Sunday, June 17, 2007

Father's Day

I couldn't let this day go by without posting at least a little something about my father. This is one of those weekends where Father's Day and his birthday fall on the same day, followed the day after by the anniversary of the day that he passed away. He would have been 73 today, but unfortunately he died the day after his 59th birthday. These kinds of weekends used to be very raw in the beginning, but it's been 14 years now and it has mellowed to merely a remembrance.

My father wasn't perfect and it wouldn't be right to turn him into a saint. He had really grumpy moments. It was my father who once, when he didn't want to speak to his mother when she called, added the phrase "tell her to go sh*t in her hat" to the family lexicon. (In his defense, she wasn't very nice.) He rigidly held to the attitude that his opinion was always the right one. He was not very patient at times.

There were many good things about him, too. Even in the grumpiest mood, he was never, ever negative. He could be lots of fun and he definitely knew how to laugh at himself when it was required. For example, he and I went food shopping during a trip to France and he bought a huge can of what he took to be mixed fruit ("Apples and apricots, what an interesting combination," he had said at the supermarket), but when we got back to the chalet, my brother took one look at it and said, "Dad, do you know what you bought? 'Confiture' is jam." Now realizing what a silly mistake he had made and faced with the most enormous can of jam that any of us had ever seen, he laughed, got out four bowls, dished out several spoonfuls of jam in each bowl, poured mineral water over his and sat down to eat. "Come on, kids, it's great with mineral water!" Of course he didn't expect us to eat it, but we gamely took a bite each when we weren't laughing. Making light of these kinds of mistakes was really his way of dealing with them.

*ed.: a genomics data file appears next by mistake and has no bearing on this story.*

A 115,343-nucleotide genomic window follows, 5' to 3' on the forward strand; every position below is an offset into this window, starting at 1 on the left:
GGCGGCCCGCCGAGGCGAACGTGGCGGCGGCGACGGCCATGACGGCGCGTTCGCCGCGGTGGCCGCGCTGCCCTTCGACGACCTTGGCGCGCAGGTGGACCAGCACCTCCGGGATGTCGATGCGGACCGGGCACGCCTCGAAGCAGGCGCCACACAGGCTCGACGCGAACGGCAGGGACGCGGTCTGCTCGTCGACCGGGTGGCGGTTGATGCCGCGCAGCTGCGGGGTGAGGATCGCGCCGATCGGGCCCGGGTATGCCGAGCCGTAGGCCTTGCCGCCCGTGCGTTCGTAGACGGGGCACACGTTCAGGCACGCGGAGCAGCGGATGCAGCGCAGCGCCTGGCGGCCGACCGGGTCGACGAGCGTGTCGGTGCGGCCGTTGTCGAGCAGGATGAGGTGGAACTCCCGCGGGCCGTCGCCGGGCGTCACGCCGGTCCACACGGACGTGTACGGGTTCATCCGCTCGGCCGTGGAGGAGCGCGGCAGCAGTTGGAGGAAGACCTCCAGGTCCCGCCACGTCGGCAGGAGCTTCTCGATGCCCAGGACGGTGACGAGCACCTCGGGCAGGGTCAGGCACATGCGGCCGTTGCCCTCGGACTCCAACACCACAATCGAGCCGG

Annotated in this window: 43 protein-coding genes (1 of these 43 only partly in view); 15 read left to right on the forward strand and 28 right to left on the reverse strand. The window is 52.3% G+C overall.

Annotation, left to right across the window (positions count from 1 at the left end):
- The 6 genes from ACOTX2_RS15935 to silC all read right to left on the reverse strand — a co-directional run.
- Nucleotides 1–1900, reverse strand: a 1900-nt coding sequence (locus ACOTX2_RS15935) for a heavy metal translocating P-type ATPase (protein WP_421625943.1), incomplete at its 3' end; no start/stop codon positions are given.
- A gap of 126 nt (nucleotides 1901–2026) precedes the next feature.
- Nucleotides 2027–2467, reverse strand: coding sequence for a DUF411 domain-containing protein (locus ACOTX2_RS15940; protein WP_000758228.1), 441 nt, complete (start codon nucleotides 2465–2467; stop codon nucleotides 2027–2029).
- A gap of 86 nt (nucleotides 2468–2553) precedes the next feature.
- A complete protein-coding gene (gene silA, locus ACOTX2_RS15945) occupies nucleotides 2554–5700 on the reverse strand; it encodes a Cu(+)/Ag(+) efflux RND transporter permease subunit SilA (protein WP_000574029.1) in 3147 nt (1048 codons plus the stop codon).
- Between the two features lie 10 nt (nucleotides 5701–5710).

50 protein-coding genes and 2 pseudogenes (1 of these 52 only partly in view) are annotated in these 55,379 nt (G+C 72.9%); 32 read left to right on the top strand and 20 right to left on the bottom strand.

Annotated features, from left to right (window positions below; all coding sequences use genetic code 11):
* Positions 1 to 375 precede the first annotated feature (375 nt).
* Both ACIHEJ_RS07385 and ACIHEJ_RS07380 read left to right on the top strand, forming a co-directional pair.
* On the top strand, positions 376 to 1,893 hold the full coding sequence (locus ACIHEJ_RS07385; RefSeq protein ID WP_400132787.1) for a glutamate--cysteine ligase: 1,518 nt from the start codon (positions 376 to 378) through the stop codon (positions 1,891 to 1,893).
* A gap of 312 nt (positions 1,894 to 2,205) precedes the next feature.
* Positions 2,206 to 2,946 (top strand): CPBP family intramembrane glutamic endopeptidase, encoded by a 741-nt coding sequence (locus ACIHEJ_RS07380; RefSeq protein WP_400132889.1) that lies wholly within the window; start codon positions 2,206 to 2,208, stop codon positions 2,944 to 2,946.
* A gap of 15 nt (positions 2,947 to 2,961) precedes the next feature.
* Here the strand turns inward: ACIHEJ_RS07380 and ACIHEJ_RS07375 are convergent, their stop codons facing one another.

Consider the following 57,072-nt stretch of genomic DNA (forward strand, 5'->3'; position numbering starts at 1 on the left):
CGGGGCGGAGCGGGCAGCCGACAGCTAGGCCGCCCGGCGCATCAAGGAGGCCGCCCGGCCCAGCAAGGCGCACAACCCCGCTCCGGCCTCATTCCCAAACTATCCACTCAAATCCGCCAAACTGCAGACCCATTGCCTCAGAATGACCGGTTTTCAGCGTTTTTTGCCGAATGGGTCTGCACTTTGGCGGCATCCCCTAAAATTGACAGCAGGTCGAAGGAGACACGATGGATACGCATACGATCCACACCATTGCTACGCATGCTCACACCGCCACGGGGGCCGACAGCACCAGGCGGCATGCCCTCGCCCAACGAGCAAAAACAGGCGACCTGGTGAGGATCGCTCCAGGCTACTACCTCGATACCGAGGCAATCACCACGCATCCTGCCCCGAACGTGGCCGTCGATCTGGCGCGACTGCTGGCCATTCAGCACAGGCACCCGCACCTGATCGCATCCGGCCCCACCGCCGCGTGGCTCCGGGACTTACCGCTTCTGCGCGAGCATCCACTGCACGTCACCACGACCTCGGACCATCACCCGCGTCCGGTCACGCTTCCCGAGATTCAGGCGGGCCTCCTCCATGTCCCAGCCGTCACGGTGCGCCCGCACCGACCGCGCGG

He devoted himself to his family despite not having much patience for the nuts and bolts of child rearing. Instilling honesty, a good work ethic, cultural appreciation and excellent manners were of utmost importance to him. Academic achievement was really important to him. Over the years, he made a lot of sacrifices for his family and always worked really hard. When we were younger, he would often be gone for work before we got up and come home from work after we had gone to bed so that he could support his family. Weekends were always about family and because of his love of the outdoors, much of our childhoods were spent in the Adirondack Mountains, hiking, kayaking, x-c skiing, or camping, all on a shoestring budget. When we were a little older, he finally switched to a corporation which eventually gave him the opportunity to work overseas, which, with the excellent pay and hardship benefits, would earn enough money to pay for college and offer the opportunity to show us some of the world. He strongly believed in trying new things and he encouraged me to take flying lessons, learn to scuba dive, and study abroad during college.